People under the age of 25 are too young to be able to afford cynicism - Diogenes the Pseudo Pesky Cynic
THE YEAR about to end was a more or less uneventful one from the processor competitive standpoint - after all, Intel just continued its performance leadership across ever more price points. It started the year with the top desktop, server and workstation Core i7 and Xeon LGA1366 parts at the uni- and dual-processor high-ends, and expanded into the second half of 2009 launching the mainstream LGA1156 socket Core i5 and i7 - yes, naming confusion included - quad core chippery at prices as low as $200 apiece.
As the year ends, we have the $1,000-plus parts, the Core i7 975XE, Xeon W3580 and Xeon W5590 for uni- and dual-CPU machines, all 3.33GHz three-channel memory LGA1366 parts, firmly ruling the performance realm in the PC space. In the mid-to-high range, the 2.93GHz Core i7 870 in LGA1156 has no competitor in the $500 space, while the $200-plus realm is guarded by the low-end 2.66GHz Core i5 750, holding out well against the newest stepping of the AMD Phenom II 965BE at somewhat lower power consumption. And then, the just introduced Core i3 low-end dual-core processors mop up the sub-$100 price class as well, at a very low power budget too.
In this situation, as a short term measure, AMD might want to consider further slight downward price adjustments for its otherwise pretty good Athlon II 620 and 630 quad-core CPUs that - officially at least - have no L3 cache, but do manage decent performance and some overclocking up to roughly 3.4GHz just on 'autopilot' with good boards, and more if you're willing to tinker around. At around $100, these CPUs can still be quite competitive against Intel's, say, dual-core 3.46GHz Core i5 670, offering equal or better performance - but still at over half more power budget needed.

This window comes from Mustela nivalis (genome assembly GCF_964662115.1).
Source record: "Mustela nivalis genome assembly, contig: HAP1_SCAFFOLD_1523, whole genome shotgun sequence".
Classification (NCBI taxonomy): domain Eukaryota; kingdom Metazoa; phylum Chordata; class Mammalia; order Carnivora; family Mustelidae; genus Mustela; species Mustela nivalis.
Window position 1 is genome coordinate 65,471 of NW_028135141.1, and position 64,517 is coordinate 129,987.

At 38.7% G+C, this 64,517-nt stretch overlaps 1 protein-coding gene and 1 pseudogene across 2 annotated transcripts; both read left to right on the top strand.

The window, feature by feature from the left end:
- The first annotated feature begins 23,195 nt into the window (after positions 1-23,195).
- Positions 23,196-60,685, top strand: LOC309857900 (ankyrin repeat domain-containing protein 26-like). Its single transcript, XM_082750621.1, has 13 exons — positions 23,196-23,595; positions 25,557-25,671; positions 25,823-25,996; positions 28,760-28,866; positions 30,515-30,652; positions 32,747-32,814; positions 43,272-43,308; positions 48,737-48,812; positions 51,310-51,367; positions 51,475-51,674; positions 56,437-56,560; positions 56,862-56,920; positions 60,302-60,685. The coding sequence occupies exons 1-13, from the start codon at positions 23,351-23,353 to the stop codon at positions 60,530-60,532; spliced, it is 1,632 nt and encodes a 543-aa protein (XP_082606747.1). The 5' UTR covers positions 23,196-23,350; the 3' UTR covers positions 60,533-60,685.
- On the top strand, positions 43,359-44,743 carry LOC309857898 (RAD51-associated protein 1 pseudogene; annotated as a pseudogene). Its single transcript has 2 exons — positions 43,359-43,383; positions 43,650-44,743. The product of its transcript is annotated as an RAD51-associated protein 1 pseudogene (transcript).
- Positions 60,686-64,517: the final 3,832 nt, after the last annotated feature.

Put aside the little performance comparing nitty-gritties, the key problem is that, in the 2009 PC arena, Intel completely pushed AMD away from all the high margin, above $200 each, processor market segments. To keep its PC CPU business more profitable, and enhance the 'brand performance image', AMD needs competitive high-end entries above the Phenom II 965BE. Yes, the extreme high-end quad-core eight socket servers are, until the Nehalem-EX arrives, still an AMD stronghold, but their quantities aren't large, and there are only two months or so of that 'advantage' left.
And this is all before 2010 starts.
Intel is expected to unleash a barrage of 32nm "Westmere" class chips across many market segments in the first quarter of the coming year. You'll already be seeing the entry level Core i3 and i5 parts, including some with an integrated - supposedly very decent this time - GPU, in the Socket LGA1156, in early January. A month later, it will be followed by the - not Core i9, mind you - but Core i7 980X six-core Gulftown processor with 12MB cache and the same 3.33GHz clock and TDP as the current cream-of-the crop, the Core i7 975XE. The processor, which we covered and saw in action over the past few months, overclocks at least as well as the current 975XE, but with 50 per cent more cores and L3 cache. Its equivalent on the Xeon DP front will do the same for the dual socket workstations, servers and extreme desktops.
Interestingly, if you look at the 2010 Intel roadmaps circulating on the websites, the high-end will stay pretty monotonous, with the Core i7 980X taking the top, and the current Core i7 960 LGA1366 and Core i7 870 LGA1156, both 45nm quad core parts, sharing the step below the top. In fact, there will be no mainstream 32nm quad-core Westmere shrink at all, as that will only appear in the high-end six-core and low-end dual-core parts. And that won't even happen until 2010 year-end, when Sandy Bridge is supposed to start surfacing. Now you see what lack of competition can do.